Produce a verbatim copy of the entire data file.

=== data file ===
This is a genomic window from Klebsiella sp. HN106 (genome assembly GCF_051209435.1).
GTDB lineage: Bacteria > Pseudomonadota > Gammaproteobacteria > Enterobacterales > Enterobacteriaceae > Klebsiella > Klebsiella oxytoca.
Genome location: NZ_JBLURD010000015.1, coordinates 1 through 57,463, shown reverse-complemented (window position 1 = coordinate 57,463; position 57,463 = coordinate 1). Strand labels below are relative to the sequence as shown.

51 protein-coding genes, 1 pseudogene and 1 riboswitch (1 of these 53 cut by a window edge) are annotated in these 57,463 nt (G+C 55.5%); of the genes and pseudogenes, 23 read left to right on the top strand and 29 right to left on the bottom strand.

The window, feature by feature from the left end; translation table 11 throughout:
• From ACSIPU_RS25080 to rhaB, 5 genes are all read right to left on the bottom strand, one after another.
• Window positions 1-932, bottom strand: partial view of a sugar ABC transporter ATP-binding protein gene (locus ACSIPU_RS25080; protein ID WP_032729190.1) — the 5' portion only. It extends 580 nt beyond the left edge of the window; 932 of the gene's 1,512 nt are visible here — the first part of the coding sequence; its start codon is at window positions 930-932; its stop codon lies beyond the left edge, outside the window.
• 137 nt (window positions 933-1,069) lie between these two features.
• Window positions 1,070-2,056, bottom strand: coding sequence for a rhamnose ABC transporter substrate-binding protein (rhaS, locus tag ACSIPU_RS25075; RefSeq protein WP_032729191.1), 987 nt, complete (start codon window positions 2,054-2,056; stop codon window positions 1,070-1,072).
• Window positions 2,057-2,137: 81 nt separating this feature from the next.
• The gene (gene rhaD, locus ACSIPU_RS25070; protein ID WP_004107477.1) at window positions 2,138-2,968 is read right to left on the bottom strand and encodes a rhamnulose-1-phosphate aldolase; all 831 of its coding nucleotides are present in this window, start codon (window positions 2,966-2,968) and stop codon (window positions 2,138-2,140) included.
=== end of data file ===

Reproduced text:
This is a genomic window from Klebsiella sp. HN106 (genome assembly GCF_051209435.1).
GTDB lineage: Bacteria > Pseudomonadota > Gammaproteobacteria > Enterobacterales > Enterobacteriaceae > Klebsiella > Klebsiella oxytoca.
Genome location: NZ_JBLURD010000015.1, coordinates 1 through 57,463, shown reverse-complemented (window position 1 = coordinate 57,463; position 57,463 = coordinate 1). Strand labels below are relative to the sequence as shown.

51 protein-coding genes, 1 pseudogene and 1 riboswitch (1 of these 53 cut by a window edge) are annotated in these 57,463 nt (G+C 55.5%); of the genes and pseudogenes, 23 read left to right on the top strand and 29 right to left on the bottom strand.

The window, feature by feature from the left end; translation table 11 throughout:
• From ACSIPU_RS25080 to rhaB, 5 genes are all read right to left on the bottom strand, one after another.
• Window positions 1-932, bottom strand: partial view of a sugar ABC transporter ATP-binding protein gene (locus ACSIPU_RS25080; protein ID WP_032729190.1) — the 5' portion only. It extends 580 nt beyond the left edge of the window; 932 of the gene's 1,512 nt are visible here — the first part of the coding sequence; its start codon is at window positions 930-932; its stop codon lies beyond the left edge, outside the window.
• 137 nt (window positions 933-1,069) lie between these two features.
• Window positions 1,070-2,056, bottom strand: coding sequence for a rhamnose ABC transporter substrate-binding protein (rhaS, locus tag ACSIPU_RS25075; RefSeq protein WP_032729191.1), 987 nt, complete (start codon window positions 2,054-2,056; stop codon window positions 1,070-1,072).
• Window positions 2,057-2,137: 81 nt separating this feature from the next.
• The gene (gene rhaD, locus ACSIPU_RS25070; protein ID WP_004107477.1) at window positions 2,138-2,968 is read right to left on the bottom strand and encodes a rhamnulose-1-phosphate aldolase; all 831 of its coding nucleotides are present in this window, start codon (window positions 2,966-2,968) and stop codon (window positions 2,138-2,140) included.